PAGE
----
I have several issues of concern on Ulmerton Road between 34th and 40th streets. On the south side of Ulmerton, the far right lane is dedicated for right turns into the many driveways for businesses. The lack of lighting at night or in the rain forces drivers to guess where the driveway pavement ends and the dirt begins (or where the nearby ditch begins).
Most of the businesses, except the gas station at the corner of 34th Street that is brightly lit, lack markings of any kind — paint, guardrails, embedded reflectors or reflectors on posts; curbs; streetlights; or visual warning or delineation of the drainage ditch that runs between Ulmerton Road and the properties. At the very least the sides of the driveways should be marked with white lines for safety and sanity.
On Ulmerton, recent road projects have used a combination of driveway material, including asphalt, concrete and blends of both. Sticking to concrete exclusively may help delineate the driveways, according to Kris Carson, of the state Department of Transportation, who told us that engineers will look into this.
But wait, there's more: Two projects are in the works for Ulmerton that will take us into 2016.
Lights will be installed along both sides of Ulmerton from 40th Street to 34th Street to fill the lighting gap. Progress Energy will install lights from 40th Street to just west of 34th Street, and standard DOT lighting will be installed for the remainder of the reconstruction and widening period.
Also, the ditch will be converted to a pipe system east of State Road 686/Roosevelt Boulevard, and driveways will be radial type with curbing in the road/sidewalk area.
The first project, from west of 38th Street to west of Interstate 275, will be put out to bid for contractors in September. Construction would start in early 2013. The second project, from east of 49th Street to west of 38th Street, is scheduled to begin in 2016.
What is the proper "etiquette" when an ambulance is traveling with lights and sirens on the interstate?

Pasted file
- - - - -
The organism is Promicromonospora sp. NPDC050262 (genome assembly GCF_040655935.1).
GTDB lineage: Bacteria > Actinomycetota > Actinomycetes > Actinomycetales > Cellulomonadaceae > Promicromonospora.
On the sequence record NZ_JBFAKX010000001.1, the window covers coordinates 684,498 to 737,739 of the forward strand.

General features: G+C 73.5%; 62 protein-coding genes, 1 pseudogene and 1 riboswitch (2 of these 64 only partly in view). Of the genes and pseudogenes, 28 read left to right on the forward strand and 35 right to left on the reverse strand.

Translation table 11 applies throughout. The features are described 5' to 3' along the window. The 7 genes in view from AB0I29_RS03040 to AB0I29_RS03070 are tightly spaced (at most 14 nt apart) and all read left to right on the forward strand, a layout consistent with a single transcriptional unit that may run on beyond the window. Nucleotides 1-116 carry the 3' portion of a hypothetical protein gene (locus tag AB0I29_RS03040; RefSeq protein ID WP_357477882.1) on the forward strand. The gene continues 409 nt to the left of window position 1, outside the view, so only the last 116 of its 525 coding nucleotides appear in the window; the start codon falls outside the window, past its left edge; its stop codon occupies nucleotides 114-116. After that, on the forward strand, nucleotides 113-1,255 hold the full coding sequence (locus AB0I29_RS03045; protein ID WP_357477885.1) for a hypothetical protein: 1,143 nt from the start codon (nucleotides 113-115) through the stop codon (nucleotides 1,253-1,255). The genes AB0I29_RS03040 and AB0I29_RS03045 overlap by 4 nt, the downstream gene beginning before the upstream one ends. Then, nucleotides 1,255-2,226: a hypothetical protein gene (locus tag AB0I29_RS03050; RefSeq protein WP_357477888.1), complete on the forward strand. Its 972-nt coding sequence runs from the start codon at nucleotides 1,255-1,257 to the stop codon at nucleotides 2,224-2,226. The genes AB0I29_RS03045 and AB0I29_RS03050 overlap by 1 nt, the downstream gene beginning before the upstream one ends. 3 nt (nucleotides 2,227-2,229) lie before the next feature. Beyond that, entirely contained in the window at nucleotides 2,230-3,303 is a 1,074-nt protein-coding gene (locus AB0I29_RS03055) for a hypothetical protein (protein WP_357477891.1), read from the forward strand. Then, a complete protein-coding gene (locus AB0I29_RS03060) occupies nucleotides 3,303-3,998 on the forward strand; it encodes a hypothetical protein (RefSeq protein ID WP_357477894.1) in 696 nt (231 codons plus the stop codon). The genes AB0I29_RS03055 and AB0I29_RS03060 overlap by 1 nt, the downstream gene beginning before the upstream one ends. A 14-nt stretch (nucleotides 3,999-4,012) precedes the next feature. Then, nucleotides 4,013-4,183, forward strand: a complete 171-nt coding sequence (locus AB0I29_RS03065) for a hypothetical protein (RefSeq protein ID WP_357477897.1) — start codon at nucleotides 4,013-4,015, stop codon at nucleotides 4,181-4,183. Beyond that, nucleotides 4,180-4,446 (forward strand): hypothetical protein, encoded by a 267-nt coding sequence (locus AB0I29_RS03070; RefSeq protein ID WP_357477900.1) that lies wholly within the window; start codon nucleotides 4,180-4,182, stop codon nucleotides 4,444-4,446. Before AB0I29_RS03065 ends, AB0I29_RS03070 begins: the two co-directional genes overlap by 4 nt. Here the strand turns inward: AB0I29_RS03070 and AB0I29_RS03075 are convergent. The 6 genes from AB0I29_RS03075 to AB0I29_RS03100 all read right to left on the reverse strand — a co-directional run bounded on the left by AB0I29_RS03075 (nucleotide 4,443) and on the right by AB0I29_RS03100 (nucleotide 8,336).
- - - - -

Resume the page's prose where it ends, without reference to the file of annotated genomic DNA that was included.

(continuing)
We all know that when we become aware of an approaching emergency vehicle that is obviously en route to an emergency (lights on, siren sounding), we need to yield the right of way by moving to a position that safely clears the way for that vehicle to get through. According to Florida law, this means that all vehicles (and pedestrians too, by the way) must move to "a position parallel to, and as close as reasonable to, the closest edge of the curb of the roadway, clear of any intersection," stop, and remain in place until the emergency vehicle has passed.
When driving on an interstate or other highway with two or more lanes traveling in the direction of the emergency vehicle, we need to yield by moving over, except when otherwise directed by a law enforcement officer. Florida law states that if this movement can't be safely executed, drivers must reduce their speed to 20 mph less than the posted speed limit when the limit is 25 mph or greater. And when we spot an emergency vehicle parked on the side of the road, common sense needs to prevail — vehicles should move out of the lane closest to the parked vehicles and give them plenty of room.
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